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'The hills are alive' in OKC this week



It has become a worldwide phenomenon, selling out venues and thrilling audiences both young and young at heart.

Sing-A-Long Sound of Music hits the metro Friday at Hudiburg Chevrolet Performing Arts Center at Rose State College, 6420 SE 15th St., in Midwest City.

“This isn’t a showing of a 50-year-old movie,” said Oklahoma City event co-producer Joe Poe. “It is an audience participation event.”

Indeed, it’s much like karaoke for cinema nuts, as costumed fans belt out the words to the musical’s biggest hits, such as “My Favorite Things,” “So Long, Farewell” and “Do-Re-Mi,” in time with the film.

“It’s not about seeing a movie on the big screen or singing the songs to the movie. It’s about being surrounded by people with shared values sharing them with you,” Poe said. “It’s a night when the old truths are honored: a commitment to family, the treasure of romance and hope for a brighter future.”


The classic movie starring Julie Andrews and Christopher Plummer turned 50 this year. After its release in 1965, it earned 10 Academy Awards nominations and won five, including Best Picture. Before becoming a screenplay, The Sound of Music was the final musical written by Rodgers and Hammerstein and launched on Broadway in 1959. Both productions were inspired by the 1949 memoir The Story of the Trapp Family Singers, written by Maria Augusta von Trapp.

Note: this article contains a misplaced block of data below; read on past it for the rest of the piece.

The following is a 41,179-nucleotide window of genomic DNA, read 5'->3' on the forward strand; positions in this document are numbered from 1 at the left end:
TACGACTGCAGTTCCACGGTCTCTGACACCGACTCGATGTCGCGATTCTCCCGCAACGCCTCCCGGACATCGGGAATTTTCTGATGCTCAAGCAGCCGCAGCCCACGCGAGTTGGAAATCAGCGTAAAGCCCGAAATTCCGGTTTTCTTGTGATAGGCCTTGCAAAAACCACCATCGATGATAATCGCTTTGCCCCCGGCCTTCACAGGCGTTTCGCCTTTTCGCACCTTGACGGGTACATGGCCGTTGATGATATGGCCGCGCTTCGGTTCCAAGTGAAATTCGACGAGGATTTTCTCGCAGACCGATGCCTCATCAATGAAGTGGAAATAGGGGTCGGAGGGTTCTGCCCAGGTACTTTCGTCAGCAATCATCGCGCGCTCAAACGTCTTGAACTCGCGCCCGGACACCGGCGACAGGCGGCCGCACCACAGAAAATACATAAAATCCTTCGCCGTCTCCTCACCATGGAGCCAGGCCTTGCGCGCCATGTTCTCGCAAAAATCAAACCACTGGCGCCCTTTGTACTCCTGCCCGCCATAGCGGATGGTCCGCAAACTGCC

The film gained new life — and a new generation of fans — in 1999 after the sing-along version swept the United Kingdom. Since then, it has been performed more than 10,000 times in 11 countries.

Poe said the film was restored to full-screen Technicolor, complete with subtitles so audiences can sing along.

Entry includes a vocal warm-up at 7 p.m. and a “magic moments fun pack” with props that participants can use during key movie moments. The film begins at 8 p.m.

Originally, the sing-along was planned for May 16 at Myriad Botanical Gardens but was rescheduled due to weather.

Poe said he has seen the film about 80 times, and at the sing-along, it’s almost like being part of the movie.

The event has sold out seven years in a row at Los Angeles’ Hollywood Bowl. In fact, Poe said attendees in the front boxes paid as much as $200 a seat.

“I paid $175 each for 12 tickets,” he said about the LA performances. “And I don’t even really like musicals, except for The Sound of Music and The Wizard of Oz.”

Print headline: Favorite things, Sing-A-Long Sound of Music is a global phenomenon that celebrates the 50-year-old film with audience participation, props and costumes.

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